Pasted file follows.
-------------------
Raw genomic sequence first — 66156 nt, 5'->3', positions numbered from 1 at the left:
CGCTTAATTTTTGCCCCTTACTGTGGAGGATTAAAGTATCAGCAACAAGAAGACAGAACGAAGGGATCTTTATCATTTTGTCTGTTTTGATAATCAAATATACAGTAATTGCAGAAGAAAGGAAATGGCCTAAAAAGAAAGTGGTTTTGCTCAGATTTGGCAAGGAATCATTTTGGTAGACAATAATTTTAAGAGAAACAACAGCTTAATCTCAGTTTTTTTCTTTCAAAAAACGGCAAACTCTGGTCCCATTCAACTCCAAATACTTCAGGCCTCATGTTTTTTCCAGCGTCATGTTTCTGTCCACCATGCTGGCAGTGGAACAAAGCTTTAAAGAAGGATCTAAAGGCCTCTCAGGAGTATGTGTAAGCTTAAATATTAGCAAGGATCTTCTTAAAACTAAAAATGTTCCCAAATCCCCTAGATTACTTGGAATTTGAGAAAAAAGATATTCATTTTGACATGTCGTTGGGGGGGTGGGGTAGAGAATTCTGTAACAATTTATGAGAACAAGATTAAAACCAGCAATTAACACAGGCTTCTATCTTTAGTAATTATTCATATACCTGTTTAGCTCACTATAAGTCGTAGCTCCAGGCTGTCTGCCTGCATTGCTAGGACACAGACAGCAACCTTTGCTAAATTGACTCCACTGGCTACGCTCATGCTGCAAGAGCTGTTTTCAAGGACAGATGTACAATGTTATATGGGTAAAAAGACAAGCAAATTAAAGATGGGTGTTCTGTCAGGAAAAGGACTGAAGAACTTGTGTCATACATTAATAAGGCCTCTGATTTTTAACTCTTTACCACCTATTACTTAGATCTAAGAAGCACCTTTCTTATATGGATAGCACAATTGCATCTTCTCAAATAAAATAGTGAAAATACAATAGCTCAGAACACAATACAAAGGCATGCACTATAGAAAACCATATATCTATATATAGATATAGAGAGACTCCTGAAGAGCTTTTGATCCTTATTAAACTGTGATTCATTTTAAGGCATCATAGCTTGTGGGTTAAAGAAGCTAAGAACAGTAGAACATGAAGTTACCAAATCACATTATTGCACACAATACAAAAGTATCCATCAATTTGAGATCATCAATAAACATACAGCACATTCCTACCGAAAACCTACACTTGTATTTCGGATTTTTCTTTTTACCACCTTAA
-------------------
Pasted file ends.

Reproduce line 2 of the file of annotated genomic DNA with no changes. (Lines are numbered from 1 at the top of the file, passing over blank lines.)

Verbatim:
CGCTTAATTTTTGCCCCTTACTGTGGAGGATTAAAGTATCAGCAACAAGAAGACAGAACGAAGGGATCTTTATCATTTTGTCTGTTTTGATAATCAAATATACAGTAATTGCAGAAGAAAGGAAATGGCCTAAAAAGAAAGTGGTTTTGCTCAGATTTGGCAAGGAATCATTTTGGTAGACAATAATTTTAAGAGAAACAACAGCTTAATCTCAGTTTTTTTCTTTCAAAAAACGGCAAACTCTGGTCCCATTCAACTCCAAATACTTCAGGCCTCATGTTTTTTCCAGCGTCATGTTTCTGTCCACCATGCTGGCAGTGGAACAAAGCTTTAAAGAAGGATCTAAAGGCCTCTCAGGAGTATGTGTAAGCTTAAATATTAGCAAGGATCTTCTTAAAACTAAAAATGTTCCCAAATCCCCTAGATTACTTGGAATTTGAGAAAAAAGATATTCATTTTGACATGTCGTTGGGGGGGTGGGGTAGAGAATTCTGTAACAATTTATGAGAACAAGATTAAAACCAGCAATTAACACAGGCTTCTATCTTTAGTAATTATTCATATACCTGTTTAGCTCACTATAAGTCGTAGCTCCAGGCTGTCTGCCTGCATTGCTAGGACACAGACAGCAACCTTTGCTAAATTGACTCCACTGGCTACGCTCATGCTGCAAGAGCTGTTTTCAAGGACAGATGTACAATGTTATATGGGTAAAAAGACAAGCAAATTAAAGATGGGTGTTCTGTCAGGAAAAGGACTGAAGAACTTGTGTCATACATTAATAAGGCCTCTGATTTTTAACTCTTTACCACCTATTACTTAGATCTAAGAAGCACCTTTCTTATATGGATAGCACAATTGCATCTTCTCAAATAAAATAGTGAAAATACAATAGCTCAGAACACAATACAAAGGCATGCACTATAGAAAACCATATATCTATATATAGATATAGAGAGACTCCTGAAGAGCTTTTGATCCTTATTAAACTGTGATTCATTTTAAGGCATCATAGCTTGTGGGTTAAAGAAGCTAAGAACAGTAGAACATGAAGTTACCAAATCACATTATTGCACACAATACAAAAGTATCCATCAATTTGAGATCATCAATAAACATACAGCACATTCCTACCGAAAACCTACACTTGTATTTCGGATTTTTCTTTTTACCACCTTAA